When epilepsy patients are admitted to the EMU for an electroencephalography (EEG) study, electrodes are attached to their scalp, forehead and cheeks. These electrodes, which enable the recording of brain wave activity to diagnose seizures and other neurological disorders, can lead to skin breakdown at the electrode sites resulting in a pressure ulcer.

“Before revising our quality improvement practices for HAPU prevention, 10 percent of our EMU patients developed a HAPU, averaging three or four occurrences per month,” Texas Children’s Clinical Specialist Joellan Mullen said. “Today, we have brought our HAPU incidence rate to zero.”

In an effort to reach this milestone, EMU nurses, technicians, physicians and physician assistants collaborated to develop techniques to enhance skin care management and pressure ulcer prevention. These best practices were published in the 2014 issue of the Journal of Pediatric Nursing co-authored by Mullen and Texas Children’s EMU/EEG Clinical Manager Wendy Morton.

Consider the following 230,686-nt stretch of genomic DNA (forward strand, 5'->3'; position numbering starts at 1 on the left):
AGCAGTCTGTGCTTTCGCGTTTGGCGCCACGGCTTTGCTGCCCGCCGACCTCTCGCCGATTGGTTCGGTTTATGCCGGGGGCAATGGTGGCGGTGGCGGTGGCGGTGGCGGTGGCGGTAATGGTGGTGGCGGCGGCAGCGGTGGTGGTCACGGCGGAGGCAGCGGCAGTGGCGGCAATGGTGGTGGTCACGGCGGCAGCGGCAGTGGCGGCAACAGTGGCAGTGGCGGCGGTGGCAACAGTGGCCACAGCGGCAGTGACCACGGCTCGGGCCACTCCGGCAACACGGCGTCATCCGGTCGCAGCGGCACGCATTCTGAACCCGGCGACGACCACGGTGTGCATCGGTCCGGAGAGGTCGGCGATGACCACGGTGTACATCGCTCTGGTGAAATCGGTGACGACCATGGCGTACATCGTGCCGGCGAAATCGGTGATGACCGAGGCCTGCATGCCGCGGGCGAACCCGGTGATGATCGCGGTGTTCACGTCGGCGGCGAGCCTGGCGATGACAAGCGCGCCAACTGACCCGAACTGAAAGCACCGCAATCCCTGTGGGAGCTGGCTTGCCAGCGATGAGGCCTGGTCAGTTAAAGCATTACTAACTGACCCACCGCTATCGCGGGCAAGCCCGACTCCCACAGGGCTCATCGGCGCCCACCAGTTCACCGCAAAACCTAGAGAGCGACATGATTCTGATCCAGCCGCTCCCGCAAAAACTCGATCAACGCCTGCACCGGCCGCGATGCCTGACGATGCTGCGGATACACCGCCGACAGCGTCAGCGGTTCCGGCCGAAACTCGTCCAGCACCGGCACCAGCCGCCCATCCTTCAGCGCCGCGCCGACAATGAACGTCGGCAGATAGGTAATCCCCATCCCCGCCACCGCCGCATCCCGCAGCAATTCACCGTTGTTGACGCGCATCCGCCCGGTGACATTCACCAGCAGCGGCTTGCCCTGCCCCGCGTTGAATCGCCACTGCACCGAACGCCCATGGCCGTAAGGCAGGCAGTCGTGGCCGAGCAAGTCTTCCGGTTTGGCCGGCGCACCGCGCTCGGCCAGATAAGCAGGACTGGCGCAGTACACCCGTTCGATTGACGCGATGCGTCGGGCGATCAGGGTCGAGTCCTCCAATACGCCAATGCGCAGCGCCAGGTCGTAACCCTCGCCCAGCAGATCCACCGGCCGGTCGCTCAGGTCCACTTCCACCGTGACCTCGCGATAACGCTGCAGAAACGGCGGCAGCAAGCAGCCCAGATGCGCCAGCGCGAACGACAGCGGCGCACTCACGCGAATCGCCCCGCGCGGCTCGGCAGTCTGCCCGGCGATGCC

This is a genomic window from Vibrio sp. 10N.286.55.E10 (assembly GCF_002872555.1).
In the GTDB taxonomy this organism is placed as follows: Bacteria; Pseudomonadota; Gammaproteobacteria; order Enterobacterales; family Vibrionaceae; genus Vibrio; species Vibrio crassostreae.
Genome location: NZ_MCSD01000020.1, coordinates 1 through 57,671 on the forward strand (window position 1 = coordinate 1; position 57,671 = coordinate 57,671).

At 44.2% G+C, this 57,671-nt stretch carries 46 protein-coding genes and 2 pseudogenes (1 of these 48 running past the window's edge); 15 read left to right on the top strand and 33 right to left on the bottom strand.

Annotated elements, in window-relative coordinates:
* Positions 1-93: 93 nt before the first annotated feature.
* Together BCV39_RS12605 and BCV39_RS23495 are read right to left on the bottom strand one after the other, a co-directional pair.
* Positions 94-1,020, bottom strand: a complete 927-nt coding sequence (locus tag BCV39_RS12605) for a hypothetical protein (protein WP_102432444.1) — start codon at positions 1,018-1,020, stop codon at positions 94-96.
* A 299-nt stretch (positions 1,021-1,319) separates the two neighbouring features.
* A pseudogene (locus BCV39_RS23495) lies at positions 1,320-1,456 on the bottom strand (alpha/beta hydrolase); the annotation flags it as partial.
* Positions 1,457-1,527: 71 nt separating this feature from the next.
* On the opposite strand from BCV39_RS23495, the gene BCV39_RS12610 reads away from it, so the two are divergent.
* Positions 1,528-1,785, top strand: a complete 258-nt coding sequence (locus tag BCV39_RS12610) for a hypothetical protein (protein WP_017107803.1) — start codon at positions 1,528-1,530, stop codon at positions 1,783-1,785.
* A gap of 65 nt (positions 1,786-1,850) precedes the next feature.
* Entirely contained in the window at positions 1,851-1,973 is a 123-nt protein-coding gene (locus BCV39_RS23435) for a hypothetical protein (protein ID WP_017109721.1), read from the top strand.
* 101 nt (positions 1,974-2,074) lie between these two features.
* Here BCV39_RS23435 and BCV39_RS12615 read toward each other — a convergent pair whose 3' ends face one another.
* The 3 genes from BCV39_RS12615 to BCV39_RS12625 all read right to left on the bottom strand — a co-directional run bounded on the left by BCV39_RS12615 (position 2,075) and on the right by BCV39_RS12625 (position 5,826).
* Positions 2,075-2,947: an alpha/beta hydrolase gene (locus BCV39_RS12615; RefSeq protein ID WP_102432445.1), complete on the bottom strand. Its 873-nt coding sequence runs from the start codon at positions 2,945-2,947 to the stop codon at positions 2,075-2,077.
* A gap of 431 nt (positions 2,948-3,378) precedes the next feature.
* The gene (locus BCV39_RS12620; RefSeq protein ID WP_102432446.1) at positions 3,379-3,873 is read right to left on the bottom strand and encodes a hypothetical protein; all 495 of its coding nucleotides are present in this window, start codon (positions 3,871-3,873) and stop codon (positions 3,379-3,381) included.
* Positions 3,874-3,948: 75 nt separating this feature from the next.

Several improvements were implemented to reduce HAPUs:

  • Patients were prepped with a less abrasive solution to remove oils from the skin before electrodes were placed on the scalp and forehead
  • Disposable electrodes were used to reduce the potential risk of infection instead of using the same electrodes for patients following equipment disinfection
  • Crib mattresses were replaced with pressure-reducing cushions to distribute weight evenly
  • A breathable, fishnet dressing was wrapped around the electrodes on a patient’s head to prevent moisture and pressure on the scalp. Prior to this change, the entire head was wrapped tightly in gauze which increased the potential of skin breakdown at the electrode sites.
  • Wireless technology was implemented to allow greater mobility for patients. Instead of being tethered to the wall, the electrodes are hooked up to a small monitor that patients wear as a backpack so they can move freely in the unit instead of being confined to the bed.
  • Nurses performed skin assessments for pressure ulcers twice per shift – before the electrodes were placed on the patient and after they were removed.

Additionally, the Skin Champions Program helped staff significantly reduce the occurrence of pressure ulcers in the EMU and in high acuity areas of the hospital like the intensive care and cardiovascular units.